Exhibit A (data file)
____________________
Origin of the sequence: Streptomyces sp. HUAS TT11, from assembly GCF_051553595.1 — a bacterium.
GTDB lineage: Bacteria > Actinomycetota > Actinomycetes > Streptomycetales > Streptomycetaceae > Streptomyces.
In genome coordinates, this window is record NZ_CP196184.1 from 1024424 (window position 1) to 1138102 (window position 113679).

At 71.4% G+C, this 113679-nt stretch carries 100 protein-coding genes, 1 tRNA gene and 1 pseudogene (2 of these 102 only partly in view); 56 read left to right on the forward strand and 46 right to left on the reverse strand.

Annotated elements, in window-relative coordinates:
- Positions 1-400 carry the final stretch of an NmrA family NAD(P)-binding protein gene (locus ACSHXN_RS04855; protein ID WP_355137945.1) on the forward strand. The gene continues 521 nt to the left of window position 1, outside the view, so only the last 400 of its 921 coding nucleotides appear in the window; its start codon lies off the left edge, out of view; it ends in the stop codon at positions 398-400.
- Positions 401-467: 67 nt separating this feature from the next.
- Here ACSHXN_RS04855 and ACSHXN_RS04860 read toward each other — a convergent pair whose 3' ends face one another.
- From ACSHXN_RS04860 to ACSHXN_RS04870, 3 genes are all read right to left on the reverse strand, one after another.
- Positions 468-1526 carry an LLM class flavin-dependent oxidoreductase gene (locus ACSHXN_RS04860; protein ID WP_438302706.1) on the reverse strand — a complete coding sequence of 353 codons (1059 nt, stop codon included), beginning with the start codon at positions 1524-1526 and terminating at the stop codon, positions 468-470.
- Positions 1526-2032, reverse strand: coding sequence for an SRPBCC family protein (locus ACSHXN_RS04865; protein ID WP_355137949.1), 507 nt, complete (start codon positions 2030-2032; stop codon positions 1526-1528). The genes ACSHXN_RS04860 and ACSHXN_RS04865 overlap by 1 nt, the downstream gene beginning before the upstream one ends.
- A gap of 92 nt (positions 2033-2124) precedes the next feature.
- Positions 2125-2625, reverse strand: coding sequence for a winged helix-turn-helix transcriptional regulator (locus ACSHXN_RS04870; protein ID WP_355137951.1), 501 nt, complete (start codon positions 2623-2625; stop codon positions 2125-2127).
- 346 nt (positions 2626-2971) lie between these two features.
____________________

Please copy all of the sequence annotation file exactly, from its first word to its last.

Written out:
Origin of the sequence: Streptomyces sp. HUAS TT11, from assembly GCF_051553595.1 — a bacterium.
GTDB lineage: Bacteria > Actinomycetota > Actinomycetes > Streptomycetales > Streptomycetaceae > Streptomyces.
In genome coordinates, this window is record NZ_CP196184.1 from 1024424 (window position 1) to 1138102 (window position 113679).

At 71.4% G+C, this 113679-nt stretch carries 100 protein-coding genes, 1 tRNA gene and 1 pseudogene (2 of these 102 only partly in view); 56 read left to right on the forward strand and 46 right to left on the reverse strand.

Annotated elements, in window-relative coordinates:
- Positions 1-400 carry the final stretch of an NmrA family NAD(P)-binding protein gene (locus ACSHXN_RS04855; protein ID WP_355137945.1) on the forward strand. The gene continues 521 nt to the left of window position 1, outside the view, so only the last 400 of its 921 coding nucleotides appear in the window; its start codon lies off the left edge, out of view; it ends in the stop codon at positions 398-400.
- Positions 401-467: 67 nt separating this feature from the next.
- Here ACSHXN_RS04855 and ACSHXN_RS04860 read toward each other — a convergent pair whose 3' ends face one another.
- From ACSHXN_RS04860 to ACSHXN_RS04870, 3 genes are all read right to left on the reverse strand, one after another.
- Positions 468-1526 carry an LLM class flavin-dependent oxidoreductase gene (locus ACSHXN_RS04860; protein ID WP_438302706.1) on the reverse strand — a complete coding sequence of 353 codons (1059 nt, stop codon included), beginning with the start codon at positions 1524-1526 and terminating at the stop codon, positions 468-470.
- Positions 1526-2032, reverse strand: coding sequence for an SRPBCC family protein (locus ACSHXN_RS04865; protein ID WP_355137949.1), 507 nt, complete (start codon positions 2030-2032; stop codon positions 1526-1528). The genes ACSHXN_RS04860 and ACSHXN_RS04865 overlap by 1 nt, the downstream gene beginning before the upstream one ends.
- A gap of 92 nt (positions 2033-2124) precedes the next feature.
- Positions 2125-2625, reverse strand: coding sequence for a winged helix-turn-helix transcriptional regulator (locus ACSHXN_RS04870; protein ID WP_355137951.1), 501 nt, complete (start codon positions 2623-2625; stop codon positions 2125-2127).
- 346 nt (positions 2626-2971) lie between these two features.